With 15,000 attendees at PeopleSoft's Connect user show waiting to hear how the company would address Oracle's lingering hostile takeover bid, PeopleSoft Chief Executive Officer Craig Conway tackled the issue early in his opening keynote on Tuesday.
"Have you ever had a bad dream that wouldn't seem to end?" he asked, scoring applause from the customer-filled crowd. The applause turned to cheers when he ticked off all the obstacles that still block Oracle, and said the recent court decision dismissing the U.S. Department of Justice's attempt to kill the deal on antitrust grounds "does not mean PeopleSoft will be acquired by Oracle."
Conway kept his Oracle-related remarks brief, but he maintained the defiant tone PeopleSoft has struck throughout Oracle's 15-month campaign to win control of the company through an all-cash tender offer to PeopleSoft's shareholders, now valued at US$7.7 billion.
"PeopleSoft has had a year that has tested our resolve. It has been a year that stretched our resources," Conway told the San Francisco audience. "But we didn't blink, and we're not going to blink."
Conway wove emotional appeals throughout his upbeat speech, pausing at one point to salute PeopleSoft founder and chairman David Duffield and wish him a happy birthday today. Later, he earned a round of laughter from the crowd for a story about what Conway called the other, non-Oracle great stress in his life in the past year -- his 11-year-old son's private school applications.
Conway spent most of his address highlighting PeopleSoft's accomplishments in the past year, including what he deemed the successful integration of J.D. Edwards & Co. and an array of updates in PeopleSoft's core Enterprise product line and in the EnterpriseOne and World lines it picked up from J.D. Edwards.
Conway also detailed a pact PeopleSoft announced Tuesday with IBM, a sales and development alliance Conway called the deepest so far between the companies.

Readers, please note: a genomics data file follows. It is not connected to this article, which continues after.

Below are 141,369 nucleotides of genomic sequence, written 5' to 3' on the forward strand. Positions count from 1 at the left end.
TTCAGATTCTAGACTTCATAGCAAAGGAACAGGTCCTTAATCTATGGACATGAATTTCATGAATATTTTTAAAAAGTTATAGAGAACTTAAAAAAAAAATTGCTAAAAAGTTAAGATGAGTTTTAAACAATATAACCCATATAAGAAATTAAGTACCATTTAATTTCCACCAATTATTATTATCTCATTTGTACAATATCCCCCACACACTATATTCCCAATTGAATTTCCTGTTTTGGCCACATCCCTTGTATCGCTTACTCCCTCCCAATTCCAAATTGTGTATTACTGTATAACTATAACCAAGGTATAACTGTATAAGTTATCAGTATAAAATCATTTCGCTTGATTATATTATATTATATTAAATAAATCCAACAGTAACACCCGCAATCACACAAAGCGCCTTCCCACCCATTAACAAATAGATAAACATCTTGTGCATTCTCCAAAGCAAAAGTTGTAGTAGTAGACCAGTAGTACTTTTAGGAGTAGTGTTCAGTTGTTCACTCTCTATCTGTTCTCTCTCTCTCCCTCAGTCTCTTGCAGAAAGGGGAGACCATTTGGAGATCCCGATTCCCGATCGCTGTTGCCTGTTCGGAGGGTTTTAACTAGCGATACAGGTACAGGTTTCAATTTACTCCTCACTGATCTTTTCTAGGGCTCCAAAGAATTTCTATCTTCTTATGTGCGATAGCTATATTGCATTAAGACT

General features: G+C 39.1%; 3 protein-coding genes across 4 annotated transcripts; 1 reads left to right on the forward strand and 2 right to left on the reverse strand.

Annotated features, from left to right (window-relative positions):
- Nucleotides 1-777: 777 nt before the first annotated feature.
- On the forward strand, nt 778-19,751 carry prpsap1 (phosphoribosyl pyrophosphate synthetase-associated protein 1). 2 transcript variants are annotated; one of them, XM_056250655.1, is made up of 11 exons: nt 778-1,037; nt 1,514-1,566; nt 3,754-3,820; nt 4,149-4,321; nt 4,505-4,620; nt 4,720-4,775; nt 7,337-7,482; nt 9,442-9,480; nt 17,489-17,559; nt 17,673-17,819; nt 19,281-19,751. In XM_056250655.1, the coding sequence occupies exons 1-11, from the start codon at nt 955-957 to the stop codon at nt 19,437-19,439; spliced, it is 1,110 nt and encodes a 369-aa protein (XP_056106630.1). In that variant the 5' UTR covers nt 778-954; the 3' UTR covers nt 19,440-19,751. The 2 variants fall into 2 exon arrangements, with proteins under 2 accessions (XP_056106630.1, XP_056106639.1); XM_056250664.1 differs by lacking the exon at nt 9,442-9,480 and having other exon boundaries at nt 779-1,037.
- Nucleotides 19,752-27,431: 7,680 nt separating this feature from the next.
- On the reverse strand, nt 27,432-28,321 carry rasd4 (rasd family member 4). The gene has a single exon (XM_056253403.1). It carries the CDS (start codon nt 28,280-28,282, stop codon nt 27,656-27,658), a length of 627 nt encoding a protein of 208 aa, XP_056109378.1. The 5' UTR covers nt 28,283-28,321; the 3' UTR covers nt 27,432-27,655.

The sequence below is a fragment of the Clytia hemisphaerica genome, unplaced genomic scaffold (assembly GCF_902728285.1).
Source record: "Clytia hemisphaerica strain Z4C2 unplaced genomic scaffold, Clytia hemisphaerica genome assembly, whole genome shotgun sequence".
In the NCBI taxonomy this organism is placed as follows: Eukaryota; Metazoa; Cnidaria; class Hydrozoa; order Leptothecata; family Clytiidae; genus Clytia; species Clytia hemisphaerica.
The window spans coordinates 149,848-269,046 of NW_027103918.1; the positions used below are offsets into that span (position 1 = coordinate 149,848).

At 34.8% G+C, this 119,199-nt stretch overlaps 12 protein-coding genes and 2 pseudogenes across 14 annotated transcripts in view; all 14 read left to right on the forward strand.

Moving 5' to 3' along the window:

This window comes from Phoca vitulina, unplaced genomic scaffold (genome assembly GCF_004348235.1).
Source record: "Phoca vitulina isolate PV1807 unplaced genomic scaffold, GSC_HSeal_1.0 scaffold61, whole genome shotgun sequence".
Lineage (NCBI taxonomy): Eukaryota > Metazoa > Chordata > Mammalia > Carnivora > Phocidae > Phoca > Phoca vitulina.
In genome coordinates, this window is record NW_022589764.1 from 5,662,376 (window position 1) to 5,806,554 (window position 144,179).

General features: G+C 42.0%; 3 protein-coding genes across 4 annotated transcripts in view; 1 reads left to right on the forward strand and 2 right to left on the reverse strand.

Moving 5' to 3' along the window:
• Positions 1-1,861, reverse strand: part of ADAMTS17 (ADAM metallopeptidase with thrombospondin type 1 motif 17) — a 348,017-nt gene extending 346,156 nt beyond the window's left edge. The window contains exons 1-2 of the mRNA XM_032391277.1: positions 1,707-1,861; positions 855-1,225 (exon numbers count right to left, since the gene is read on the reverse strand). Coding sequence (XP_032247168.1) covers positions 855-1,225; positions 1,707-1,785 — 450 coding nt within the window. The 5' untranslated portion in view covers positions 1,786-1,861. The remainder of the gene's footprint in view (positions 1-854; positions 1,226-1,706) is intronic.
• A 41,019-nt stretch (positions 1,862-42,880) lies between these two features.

Conway used the occasion to take a few swipes at SAP, which experienced strong sales in the past year while PeopleSoft struggled. SAP's NetWeaver middleware initiative is nothing more than an attempt to camouflage weaknesses in its software design, he charged. Conway characterized IBM's rival WebSphere portfolio as "exponentially more mature, and already trusted."
One PeopleSoft customer attending the keynote, Agilent Technologies. Americas HRIT Development Manager Andy Nallappan, said he sees the IBM alliance as a good move on PeopleSoft's part -- and one that may create yet another obstacle for Oracle, as PeopleSoft extends its ties to one of Oracle's main rivals.
Agilent is an Oracle customer -- its infrastructure beneath PeopleSoft is built on Oracle and Microsoft's Windows XP technology -- but Nallappan said he still prefers to see PeopleSoft remain independent. He'd hoped Conway would talk more about the Oracle bid than he did: "He played it very low-key," Nallappan said. "I expected something more. I think a lot of people came here to get answers."
Attendee John Schenken also wished for more discussion about Oracle. "It's so unclear what's really happening with the Oracle deal," he said. "Craig didn't say much, but I guess he really can't."
Schenken, director of applications development for Liberty, Missouri, propane supplier Ferrellgas, said he isn't worrying about Oracle because "why worry about what you can't control?" Still, he said he sees little advantage for PeopleSoft customers in the company being acquired.
Others in the audience said they appreciated Conway's positive tone and overview of the company's accomplishments and plans. "I thought it was very upbeat and informative," said Janet Leonard, a financial accountant with South San Francisco-based biotech firm Genentech.
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